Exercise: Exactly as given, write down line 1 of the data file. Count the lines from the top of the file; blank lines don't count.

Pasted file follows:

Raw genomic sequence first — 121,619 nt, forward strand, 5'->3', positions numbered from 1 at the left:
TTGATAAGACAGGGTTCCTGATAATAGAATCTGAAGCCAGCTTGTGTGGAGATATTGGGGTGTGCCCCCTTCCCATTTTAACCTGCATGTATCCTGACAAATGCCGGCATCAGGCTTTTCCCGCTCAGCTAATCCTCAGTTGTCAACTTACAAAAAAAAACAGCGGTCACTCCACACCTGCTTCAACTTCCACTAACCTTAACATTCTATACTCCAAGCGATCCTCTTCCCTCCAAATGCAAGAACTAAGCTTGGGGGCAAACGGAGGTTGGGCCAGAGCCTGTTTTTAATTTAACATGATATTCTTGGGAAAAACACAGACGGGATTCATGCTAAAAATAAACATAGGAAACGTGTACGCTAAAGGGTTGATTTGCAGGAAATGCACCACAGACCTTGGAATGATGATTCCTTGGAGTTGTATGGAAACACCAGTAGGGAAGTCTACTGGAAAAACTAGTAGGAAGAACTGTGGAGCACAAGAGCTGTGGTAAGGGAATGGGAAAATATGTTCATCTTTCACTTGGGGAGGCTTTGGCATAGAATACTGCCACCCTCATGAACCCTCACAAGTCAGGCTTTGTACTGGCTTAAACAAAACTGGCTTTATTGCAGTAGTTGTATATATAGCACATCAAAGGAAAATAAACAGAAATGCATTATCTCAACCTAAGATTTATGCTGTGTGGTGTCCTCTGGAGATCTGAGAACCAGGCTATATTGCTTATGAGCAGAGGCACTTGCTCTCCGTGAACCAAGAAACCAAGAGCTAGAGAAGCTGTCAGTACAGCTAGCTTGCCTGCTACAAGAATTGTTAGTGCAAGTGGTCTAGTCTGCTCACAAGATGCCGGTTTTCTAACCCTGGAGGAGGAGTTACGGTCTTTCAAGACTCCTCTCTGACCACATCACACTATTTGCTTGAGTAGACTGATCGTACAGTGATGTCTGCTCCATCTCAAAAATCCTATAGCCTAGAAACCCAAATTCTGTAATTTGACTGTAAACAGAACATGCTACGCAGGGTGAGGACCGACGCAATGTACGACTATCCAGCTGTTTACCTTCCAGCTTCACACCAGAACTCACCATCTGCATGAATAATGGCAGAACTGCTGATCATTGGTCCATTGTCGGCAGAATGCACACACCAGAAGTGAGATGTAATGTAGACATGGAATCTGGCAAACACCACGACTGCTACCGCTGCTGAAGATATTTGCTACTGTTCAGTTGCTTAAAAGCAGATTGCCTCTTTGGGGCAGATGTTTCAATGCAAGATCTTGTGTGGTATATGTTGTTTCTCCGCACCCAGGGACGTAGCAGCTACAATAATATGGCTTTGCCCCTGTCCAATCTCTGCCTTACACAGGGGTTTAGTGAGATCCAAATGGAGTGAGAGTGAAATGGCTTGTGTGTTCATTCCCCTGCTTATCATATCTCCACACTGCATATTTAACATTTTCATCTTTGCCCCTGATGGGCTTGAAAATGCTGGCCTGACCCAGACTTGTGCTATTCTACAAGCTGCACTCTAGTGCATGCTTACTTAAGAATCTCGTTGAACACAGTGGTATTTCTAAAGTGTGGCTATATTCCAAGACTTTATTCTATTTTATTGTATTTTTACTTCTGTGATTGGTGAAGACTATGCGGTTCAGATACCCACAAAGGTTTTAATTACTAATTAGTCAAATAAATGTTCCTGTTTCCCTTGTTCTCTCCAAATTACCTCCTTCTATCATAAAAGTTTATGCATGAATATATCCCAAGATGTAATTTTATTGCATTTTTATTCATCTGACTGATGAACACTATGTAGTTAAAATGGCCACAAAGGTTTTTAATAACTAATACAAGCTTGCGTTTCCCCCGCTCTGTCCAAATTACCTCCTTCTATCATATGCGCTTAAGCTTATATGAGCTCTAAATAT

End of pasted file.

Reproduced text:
Raw genomic sequence first — 121,619 nt, forward strand, 5'->3', positions numbered from 1 at the left: